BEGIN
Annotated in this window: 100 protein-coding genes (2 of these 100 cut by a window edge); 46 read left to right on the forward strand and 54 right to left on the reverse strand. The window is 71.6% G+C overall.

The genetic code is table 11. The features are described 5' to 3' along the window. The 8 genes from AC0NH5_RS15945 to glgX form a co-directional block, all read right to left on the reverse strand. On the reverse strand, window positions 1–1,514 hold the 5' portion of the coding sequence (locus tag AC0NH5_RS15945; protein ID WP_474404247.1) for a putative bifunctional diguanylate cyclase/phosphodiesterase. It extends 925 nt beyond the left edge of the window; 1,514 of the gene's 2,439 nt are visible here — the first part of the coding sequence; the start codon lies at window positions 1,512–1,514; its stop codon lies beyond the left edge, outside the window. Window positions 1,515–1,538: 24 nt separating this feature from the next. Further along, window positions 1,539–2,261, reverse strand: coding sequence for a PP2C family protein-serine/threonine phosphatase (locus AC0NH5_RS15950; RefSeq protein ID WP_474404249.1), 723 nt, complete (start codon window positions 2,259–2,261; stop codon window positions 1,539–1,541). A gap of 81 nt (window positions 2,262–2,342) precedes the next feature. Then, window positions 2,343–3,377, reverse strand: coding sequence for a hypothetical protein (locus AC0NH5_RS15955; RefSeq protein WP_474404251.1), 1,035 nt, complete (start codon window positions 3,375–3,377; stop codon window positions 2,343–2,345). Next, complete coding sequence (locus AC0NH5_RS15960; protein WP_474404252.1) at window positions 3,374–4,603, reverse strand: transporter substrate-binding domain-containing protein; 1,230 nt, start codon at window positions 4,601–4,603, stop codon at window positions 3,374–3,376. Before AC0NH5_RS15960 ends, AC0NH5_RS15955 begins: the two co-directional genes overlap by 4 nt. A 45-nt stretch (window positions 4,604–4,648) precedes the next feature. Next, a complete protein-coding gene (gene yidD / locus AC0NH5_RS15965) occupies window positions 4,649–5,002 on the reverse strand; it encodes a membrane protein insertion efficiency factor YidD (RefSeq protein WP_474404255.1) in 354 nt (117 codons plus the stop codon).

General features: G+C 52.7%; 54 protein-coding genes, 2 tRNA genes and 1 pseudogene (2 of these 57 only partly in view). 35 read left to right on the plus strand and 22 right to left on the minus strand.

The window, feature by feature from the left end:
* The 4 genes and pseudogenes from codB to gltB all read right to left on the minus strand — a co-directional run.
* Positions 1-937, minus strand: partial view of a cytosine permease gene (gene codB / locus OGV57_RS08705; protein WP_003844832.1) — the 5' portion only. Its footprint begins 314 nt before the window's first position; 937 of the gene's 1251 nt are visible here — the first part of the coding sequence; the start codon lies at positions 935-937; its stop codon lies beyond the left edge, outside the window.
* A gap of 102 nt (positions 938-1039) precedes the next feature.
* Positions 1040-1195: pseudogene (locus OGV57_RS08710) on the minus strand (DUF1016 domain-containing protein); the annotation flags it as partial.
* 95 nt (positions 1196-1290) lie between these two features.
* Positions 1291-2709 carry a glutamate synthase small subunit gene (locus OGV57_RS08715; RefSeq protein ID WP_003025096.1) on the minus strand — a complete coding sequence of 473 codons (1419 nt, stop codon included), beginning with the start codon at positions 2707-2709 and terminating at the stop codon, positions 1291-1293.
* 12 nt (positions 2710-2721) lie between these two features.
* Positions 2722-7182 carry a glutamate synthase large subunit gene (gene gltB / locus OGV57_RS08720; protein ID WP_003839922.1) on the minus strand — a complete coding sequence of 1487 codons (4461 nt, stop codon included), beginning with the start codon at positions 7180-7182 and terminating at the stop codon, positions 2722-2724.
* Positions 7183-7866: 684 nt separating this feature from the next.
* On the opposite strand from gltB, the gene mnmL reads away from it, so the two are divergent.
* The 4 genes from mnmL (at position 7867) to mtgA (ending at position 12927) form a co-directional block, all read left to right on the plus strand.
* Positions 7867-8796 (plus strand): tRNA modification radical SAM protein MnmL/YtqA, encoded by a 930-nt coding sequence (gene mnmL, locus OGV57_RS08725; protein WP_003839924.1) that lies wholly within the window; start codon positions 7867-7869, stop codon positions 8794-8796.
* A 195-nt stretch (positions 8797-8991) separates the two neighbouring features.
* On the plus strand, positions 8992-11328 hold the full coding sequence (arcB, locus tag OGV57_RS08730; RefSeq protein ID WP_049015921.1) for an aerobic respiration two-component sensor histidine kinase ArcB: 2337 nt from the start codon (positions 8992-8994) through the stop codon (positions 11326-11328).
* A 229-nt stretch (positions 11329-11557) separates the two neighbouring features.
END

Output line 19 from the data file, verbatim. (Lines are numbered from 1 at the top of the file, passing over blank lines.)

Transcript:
* A 229-nt stretch (positions 11329-11557) separates the two neighbouring features.